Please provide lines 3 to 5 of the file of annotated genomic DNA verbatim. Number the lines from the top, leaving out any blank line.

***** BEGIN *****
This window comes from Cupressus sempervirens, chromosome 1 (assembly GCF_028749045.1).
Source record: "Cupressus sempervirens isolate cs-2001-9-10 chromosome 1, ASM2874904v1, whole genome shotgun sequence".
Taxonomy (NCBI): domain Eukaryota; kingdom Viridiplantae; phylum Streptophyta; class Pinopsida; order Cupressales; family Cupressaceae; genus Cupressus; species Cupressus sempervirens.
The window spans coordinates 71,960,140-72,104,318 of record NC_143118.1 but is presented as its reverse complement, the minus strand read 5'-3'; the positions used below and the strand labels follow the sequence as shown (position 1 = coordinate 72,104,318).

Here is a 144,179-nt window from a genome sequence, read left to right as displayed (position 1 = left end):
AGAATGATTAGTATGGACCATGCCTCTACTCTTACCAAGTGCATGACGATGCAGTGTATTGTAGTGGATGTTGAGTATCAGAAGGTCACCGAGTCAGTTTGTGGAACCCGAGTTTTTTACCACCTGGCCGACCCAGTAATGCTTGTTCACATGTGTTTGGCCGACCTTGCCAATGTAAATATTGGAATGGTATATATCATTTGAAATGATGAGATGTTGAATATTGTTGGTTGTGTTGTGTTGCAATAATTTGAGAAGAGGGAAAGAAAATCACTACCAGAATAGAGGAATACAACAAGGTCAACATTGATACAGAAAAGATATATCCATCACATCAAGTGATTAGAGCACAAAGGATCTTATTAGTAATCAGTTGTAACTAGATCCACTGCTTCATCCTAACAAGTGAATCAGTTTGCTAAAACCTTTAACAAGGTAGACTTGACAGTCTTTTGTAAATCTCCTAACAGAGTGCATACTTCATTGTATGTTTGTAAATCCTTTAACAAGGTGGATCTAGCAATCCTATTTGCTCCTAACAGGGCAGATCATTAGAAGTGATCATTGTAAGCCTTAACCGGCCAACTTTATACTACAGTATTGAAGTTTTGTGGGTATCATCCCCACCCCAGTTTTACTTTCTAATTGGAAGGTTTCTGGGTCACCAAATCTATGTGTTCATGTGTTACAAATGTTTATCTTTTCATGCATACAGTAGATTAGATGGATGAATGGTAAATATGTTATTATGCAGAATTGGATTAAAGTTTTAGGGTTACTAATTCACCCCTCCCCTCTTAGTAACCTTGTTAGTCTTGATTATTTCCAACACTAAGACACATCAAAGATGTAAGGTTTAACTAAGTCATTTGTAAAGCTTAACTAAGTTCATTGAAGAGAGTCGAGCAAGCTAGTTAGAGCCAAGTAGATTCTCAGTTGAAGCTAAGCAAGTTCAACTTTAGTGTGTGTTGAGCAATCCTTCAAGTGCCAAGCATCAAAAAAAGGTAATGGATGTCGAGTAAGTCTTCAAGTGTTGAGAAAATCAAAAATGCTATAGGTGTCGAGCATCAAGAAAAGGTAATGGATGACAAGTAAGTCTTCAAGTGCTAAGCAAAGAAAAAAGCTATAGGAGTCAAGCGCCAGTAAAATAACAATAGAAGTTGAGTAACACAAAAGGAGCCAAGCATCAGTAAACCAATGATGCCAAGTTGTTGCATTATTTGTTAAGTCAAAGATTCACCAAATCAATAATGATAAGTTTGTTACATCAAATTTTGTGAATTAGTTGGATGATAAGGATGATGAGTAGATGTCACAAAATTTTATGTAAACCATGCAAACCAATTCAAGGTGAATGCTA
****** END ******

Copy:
Taxonomy (NCBI): domain Eukaryota; kingdom Viridiplantae; phylum Streptophyta; class Pinopsida; order Cupressales; family Cupressaceae; genus Cupressus; species Cupressus sempervirens.
The window spans coordinates 71,960,140-72,104,318 of record NC_143118.1 but is presented as its reverse complement, the minus strand read 5'-3'; the positions used below and the strand labels follow the sequence as shown (position 1 = coordinate 72,104,318).

Here is a 144,179-nt window from a genome sequence, read left to right as displayed (position 1 = left end):